You bought yourself a new router, and it's nice. You can connect a hard disc to it and then it shares it's content over samba. It even can do torrent. Wow. But then you stumbled over OpenWrt and it's 2000 packages you can install just like that. Never mind all the other FOSS software you could compile for it. And you started crying and decided: you neeeed OpenWrt on your router. And if your router is already supported, dandy, flash it on and have fun. But if your router is not (yet) supported? Well, then do this:
commandsto gather hardware information. Please see the manual for that particular bootloader to get this done. Once you have the information you could keep it for yourself or post it online. Depending on how fast you are, there probably is going to be information regarding this already available or you are the first one. This simple step is necessary because the manufacturer usually does not document exactly what hardware has been installed. Now with this information you are going to use google or the search engine of your choice, to see what GNU/Linux drivers are available, and if, in which kernel version they have been integrated into. For example:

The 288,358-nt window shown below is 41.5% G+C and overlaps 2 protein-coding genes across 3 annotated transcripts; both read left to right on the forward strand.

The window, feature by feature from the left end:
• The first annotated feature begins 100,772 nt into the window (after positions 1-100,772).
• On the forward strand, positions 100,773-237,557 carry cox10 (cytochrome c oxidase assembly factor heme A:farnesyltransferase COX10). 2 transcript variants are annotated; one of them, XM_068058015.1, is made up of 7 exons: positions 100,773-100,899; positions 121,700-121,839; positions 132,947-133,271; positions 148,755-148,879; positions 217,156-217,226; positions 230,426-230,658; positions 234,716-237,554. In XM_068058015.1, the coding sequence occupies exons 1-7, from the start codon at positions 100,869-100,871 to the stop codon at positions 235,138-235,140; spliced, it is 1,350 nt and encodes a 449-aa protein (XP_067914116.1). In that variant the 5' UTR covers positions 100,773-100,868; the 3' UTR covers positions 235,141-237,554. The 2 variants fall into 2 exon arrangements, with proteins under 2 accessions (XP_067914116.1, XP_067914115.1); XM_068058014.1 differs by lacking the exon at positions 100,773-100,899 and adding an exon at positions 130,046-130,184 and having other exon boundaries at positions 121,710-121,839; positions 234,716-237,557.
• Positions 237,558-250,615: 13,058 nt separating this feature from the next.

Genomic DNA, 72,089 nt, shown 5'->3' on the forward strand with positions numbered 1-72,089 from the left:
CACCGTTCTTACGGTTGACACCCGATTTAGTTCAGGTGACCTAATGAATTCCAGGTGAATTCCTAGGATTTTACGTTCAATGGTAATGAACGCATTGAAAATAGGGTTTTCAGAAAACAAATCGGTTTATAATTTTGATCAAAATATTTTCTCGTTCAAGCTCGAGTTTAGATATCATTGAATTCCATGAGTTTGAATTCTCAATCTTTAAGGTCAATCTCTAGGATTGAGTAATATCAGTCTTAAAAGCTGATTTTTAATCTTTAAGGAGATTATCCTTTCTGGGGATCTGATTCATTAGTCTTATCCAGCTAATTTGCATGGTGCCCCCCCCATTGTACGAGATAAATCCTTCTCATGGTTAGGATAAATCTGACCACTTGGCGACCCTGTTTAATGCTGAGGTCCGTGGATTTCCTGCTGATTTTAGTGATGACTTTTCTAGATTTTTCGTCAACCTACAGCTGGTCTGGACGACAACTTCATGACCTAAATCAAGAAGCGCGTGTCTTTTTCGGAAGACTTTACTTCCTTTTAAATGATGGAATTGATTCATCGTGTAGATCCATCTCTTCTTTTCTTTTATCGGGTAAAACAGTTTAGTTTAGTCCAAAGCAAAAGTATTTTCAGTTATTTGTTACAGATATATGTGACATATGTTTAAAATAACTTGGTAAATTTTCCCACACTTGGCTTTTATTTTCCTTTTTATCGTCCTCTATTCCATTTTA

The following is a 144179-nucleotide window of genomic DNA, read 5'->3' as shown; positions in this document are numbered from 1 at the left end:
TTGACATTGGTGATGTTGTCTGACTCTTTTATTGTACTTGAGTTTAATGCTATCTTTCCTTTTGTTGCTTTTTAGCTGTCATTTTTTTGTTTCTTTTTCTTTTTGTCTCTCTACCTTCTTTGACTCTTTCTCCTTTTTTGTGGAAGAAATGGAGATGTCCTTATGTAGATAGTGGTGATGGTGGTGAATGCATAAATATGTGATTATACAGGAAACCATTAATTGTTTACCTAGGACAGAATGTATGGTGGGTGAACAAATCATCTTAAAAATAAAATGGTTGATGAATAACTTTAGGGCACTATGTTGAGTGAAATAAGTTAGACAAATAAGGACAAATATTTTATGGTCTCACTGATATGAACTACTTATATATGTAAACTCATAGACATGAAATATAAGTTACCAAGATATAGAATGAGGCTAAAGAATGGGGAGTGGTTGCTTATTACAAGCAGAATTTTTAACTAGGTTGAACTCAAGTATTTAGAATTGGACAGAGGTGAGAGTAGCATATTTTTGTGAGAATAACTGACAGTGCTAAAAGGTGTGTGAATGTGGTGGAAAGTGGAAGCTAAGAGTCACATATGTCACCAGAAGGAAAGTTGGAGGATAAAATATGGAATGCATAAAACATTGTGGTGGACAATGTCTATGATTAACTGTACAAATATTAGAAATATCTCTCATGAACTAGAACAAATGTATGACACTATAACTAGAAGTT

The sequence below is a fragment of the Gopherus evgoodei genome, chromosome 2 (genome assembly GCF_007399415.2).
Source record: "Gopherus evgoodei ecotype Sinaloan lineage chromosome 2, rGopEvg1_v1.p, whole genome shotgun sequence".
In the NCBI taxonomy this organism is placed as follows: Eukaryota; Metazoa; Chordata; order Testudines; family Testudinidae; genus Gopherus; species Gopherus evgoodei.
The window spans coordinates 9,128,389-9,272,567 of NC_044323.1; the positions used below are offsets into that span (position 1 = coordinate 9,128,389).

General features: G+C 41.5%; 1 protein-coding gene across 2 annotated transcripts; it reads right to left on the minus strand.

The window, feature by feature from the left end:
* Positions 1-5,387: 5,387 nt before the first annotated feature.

Oh, you should also learn a programing language, like C.
Now maybe the drivers for the components have already been integrated into mainline kernel, which means that a newer kernel should work on this device out of the box. If not, you could continue to use the one, from the manufacturer. So combine this kernel with other FOSS software, you want to run on it…
The overall Flash Layout looks like the Example. Simply an overview over the different MTD-partition there are. And what their meaning is.
This is more tricky, here you want to know exactly what is written on the flash: flash.layout
The data could be zipped or g'zipped or even be encrypted. Also, there is going to be some number's between the data blocks, like CRC or whatever.
Now you want to run you own Software on your device. Maybe it's hardware has already support in some projects or in the mainline kernel. If not, then consider adding a new device or a complete new platform to develop software for. Please do not bother developers or potential developers to write code for this. Present the information you gathered, if it interesting enough, somebody is going to do that Now to write code, the developer needs only some bread and water and a simple text editor, but to test this code, he's going to need the hardware itself. You could donate or maybe just lend the hardware.